Arrow-right Camera

The Spokesman-Review Newspaper The Spokesman-Review

Friday, August 14, 2020  Spokane, Washington  Est. May 19, 1883
Clear Day 86° Clear
News

French ‘yellow vest’ anti-government protests turn violent in Paris

UPDATED: Sat., Feb. 9, 2019

A burning command car belonging to France’s anti-terror “Vigipirate squad, dubbed “Operation Sentinelle,” is pictured during a demonstration as yellow-vest protesters keep pressure on French President Emmanuel Macron’s government, for the 13th straight weekend of demonstrations, in Paris, France, Saturday, Feb. 9, 2019. (Kamil Zihnioglu / Associated Press)
A burning command car belonging to France’s anti-terror “Vigipirate squad, dubbed “Operation Sentinelle,” is pictured during a demonstration as yellow-vest protesters keep pressure on French President Emmanuel Macron’s government, for the 13th straight weekend of demonstrations, in Paris, France, Saturday, Feb. 9, 2019. (Kamil Zihnioglu / Associated Press)
By Thomas Adamson Associated Press

PARIS – A French yellow vest protester’s hand was ripped apart Saturday during violent clashes in Paris as demonstrators tried to storm the French National Assembly in a 13th consecutive week of unrest.

Police said the injured protester lost four fingers as police swooped in to stop protesters from breaching the parliament’s exterior. Police could not confirm French media reports that the hand of the demonstrator, who is now being treated in the hospital, was blown up by a grenade used to disperse unruly crowds.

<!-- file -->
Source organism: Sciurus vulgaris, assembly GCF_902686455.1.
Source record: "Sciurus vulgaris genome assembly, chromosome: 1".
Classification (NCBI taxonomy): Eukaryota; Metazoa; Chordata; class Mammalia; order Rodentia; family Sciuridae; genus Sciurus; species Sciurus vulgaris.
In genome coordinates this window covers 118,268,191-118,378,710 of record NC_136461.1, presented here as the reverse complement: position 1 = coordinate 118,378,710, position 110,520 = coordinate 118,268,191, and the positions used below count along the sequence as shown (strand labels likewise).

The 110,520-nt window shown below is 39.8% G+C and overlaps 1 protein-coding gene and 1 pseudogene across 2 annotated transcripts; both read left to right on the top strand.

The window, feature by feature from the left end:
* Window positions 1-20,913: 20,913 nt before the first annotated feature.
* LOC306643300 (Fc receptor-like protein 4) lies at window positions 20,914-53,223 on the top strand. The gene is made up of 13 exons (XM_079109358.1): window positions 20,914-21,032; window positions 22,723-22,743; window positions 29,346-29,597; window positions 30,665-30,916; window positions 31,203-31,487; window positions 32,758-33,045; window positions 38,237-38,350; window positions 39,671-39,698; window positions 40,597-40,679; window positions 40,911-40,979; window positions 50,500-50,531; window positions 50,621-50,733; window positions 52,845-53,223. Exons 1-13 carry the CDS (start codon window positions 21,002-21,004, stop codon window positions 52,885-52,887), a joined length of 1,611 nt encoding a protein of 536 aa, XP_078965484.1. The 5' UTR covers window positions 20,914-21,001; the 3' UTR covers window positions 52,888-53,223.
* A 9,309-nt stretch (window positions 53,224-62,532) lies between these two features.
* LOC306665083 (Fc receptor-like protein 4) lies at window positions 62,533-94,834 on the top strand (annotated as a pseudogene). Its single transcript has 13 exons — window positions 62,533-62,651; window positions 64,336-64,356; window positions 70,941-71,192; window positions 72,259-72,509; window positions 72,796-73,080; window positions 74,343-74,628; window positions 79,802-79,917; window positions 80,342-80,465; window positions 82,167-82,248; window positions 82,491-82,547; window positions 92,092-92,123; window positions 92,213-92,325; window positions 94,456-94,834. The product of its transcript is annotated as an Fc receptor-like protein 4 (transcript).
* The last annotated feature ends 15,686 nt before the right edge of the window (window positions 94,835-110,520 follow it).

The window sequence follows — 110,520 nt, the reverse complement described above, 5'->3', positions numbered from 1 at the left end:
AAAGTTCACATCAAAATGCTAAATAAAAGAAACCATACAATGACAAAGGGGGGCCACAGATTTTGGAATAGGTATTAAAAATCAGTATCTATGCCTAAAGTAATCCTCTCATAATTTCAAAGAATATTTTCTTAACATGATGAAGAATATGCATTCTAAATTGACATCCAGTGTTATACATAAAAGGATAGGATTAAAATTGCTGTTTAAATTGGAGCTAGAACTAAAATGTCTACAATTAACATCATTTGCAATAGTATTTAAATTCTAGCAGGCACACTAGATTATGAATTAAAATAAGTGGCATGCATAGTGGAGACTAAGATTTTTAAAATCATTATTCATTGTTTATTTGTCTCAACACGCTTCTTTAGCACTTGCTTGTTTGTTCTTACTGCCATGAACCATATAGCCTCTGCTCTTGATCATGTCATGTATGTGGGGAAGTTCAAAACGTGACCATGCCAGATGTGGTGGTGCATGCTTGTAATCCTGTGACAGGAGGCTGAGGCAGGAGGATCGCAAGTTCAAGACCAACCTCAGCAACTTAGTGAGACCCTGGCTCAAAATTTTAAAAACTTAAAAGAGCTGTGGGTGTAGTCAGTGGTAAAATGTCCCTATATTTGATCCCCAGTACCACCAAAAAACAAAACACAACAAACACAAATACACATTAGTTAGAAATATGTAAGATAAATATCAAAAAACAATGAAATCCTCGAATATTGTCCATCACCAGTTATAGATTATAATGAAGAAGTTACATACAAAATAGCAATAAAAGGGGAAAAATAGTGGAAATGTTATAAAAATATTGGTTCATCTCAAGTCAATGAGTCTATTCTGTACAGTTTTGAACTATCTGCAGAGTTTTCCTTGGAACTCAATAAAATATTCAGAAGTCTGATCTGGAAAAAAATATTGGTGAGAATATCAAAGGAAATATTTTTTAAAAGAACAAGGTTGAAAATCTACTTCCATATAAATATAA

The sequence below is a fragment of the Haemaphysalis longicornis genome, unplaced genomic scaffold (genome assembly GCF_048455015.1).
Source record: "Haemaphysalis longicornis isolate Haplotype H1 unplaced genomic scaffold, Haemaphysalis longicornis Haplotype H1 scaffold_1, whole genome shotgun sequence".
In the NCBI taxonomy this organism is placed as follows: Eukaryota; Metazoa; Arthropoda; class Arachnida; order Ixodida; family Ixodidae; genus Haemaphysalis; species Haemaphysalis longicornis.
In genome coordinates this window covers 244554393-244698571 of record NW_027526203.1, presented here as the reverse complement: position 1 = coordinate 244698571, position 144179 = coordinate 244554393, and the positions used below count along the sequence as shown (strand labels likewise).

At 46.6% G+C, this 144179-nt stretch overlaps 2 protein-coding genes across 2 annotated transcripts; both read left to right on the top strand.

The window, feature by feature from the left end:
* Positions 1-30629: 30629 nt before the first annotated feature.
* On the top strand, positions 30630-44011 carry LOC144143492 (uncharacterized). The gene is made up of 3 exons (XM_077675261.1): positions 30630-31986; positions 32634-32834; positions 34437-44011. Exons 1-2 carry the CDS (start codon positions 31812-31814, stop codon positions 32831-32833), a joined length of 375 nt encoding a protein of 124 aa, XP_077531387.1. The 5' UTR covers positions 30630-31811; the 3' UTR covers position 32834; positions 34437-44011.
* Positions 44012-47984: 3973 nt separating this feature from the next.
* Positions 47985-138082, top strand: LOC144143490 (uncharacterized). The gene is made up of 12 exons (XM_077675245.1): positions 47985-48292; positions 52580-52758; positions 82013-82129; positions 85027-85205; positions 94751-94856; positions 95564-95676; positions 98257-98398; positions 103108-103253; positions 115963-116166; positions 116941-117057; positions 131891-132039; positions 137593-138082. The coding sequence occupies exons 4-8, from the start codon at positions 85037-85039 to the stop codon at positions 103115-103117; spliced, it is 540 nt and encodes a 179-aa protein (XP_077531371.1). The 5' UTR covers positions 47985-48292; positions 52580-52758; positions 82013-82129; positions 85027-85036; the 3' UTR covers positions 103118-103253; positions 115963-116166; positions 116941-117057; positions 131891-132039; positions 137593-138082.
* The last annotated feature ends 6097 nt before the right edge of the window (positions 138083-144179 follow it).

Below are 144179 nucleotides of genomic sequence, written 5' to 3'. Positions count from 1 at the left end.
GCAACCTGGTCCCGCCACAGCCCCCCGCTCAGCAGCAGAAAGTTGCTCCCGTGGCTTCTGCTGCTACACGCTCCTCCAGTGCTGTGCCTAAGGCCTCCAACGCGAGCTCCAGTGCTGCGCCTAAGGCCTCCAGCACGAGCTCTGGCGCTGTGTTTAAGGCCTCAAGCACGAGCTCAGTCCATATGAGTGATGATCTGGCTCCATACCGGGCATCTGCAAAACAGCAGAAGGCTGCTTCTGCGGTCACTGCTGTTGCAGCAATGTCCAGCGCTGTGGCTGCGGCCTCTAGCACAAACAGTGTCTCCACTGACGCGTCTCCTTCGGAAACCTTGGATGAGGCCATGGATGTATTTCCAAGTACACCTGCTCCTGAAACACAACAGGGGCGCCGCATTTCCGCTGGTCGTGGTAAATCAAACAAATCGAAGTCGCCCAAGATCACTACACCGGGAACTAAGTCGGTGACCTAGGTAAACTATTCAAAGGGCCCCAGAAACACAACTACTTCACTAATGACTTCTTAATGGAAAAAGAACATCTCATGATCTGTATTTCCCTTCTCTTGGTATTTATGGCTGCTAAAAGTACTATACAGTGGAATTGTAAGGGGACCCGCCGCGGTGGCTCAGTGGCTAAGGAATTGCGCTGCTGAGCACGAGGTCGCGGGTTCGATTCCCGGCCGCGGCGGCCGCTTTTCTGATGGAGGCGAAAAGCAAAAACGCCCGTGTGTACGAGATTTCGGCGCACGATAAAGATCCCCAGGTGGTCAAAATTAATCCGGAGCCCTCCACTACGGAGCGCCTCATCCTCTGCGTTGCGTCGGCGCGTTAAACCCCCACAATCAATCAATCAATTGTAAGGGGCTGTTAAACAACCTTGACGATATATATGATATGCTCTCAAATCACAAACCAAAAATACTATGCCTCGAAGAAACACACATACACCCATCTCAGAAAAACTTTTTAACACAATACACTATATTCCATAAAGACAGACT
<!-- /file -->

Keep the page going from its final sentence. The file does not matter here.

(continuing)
As scuffles broke out in front of the National Assembly and French police responded with tear gas, paramedics huddled around the injured protester at the National Assembly gates.

Police used batons and fired tear gas in Paris to disperse demonstrators, some of whom threw debris at riot police. Cars, motorbikes and trash bins were set ablaze as the protest moved toward the city’s Invalides monument and onto the Eiffel Tower.

French Interior Minister Christophe Castaner went to Twitter to express his “disgust” as protesters set alight an anti-terror military car. Its yellow smoking plumes, against the backdrop of the Eiffel Tower, made for a powerful image of rejecting authority.

Such vehicles have been a common sight in Paris since deadly extremist attacks in 2015.

“Every day the military … protects our compatriots from the risk of terrorism. These attacks are intolerable,” Castaner said.

Police said 31 demonstrators had been arrested in the unrest. But France’s Interior Ministry said this week’s protest was significantly smaller than last week’s.

The yellow vest activists, who have brought hundreds of thousands onto the streets over the past three months, are now trying to achieve electoral success but the movement is politically divided and has no appointed leader.

French President Emmanuel Macron – the target of many demonstrators’ anger – seems to be clawing back support from the public as he tries to address the movement’s anger with a national political debate on economic injustice. Recent polls show Macron’s approval ratings are rising.

Earlier Saturday, activists in Latvia staged a picket in front of the French embassy in Riga, the capital of the small Baltic EU country, to support the yellow vest movement and urge Latvians to demand higher living standards.

The activists waved Latvia’s red-and-white flag, shouting slogans like “the French have woken up, while Latvians remain asleep.”

The Spokesman-Review Newspaper

Local journalism is essential.

The journalists of The Spokesman-Review are a part of the community. They live here. They work here. They care. You can help keep local journalism strong right now with your contribution. Thank you.

Subscribe to the Coronavirus newsletter

Get the day’s latest Coronavirus news delivered to your inbox by subscribing to our newsletter.



Swedish Thoracic Surgery: Partners in patient care

 (Courtesy Bergman Draper Oslund Udo)
Sponsored

Matt Bergman knows the pain and anger that patients with mesothelioma feel.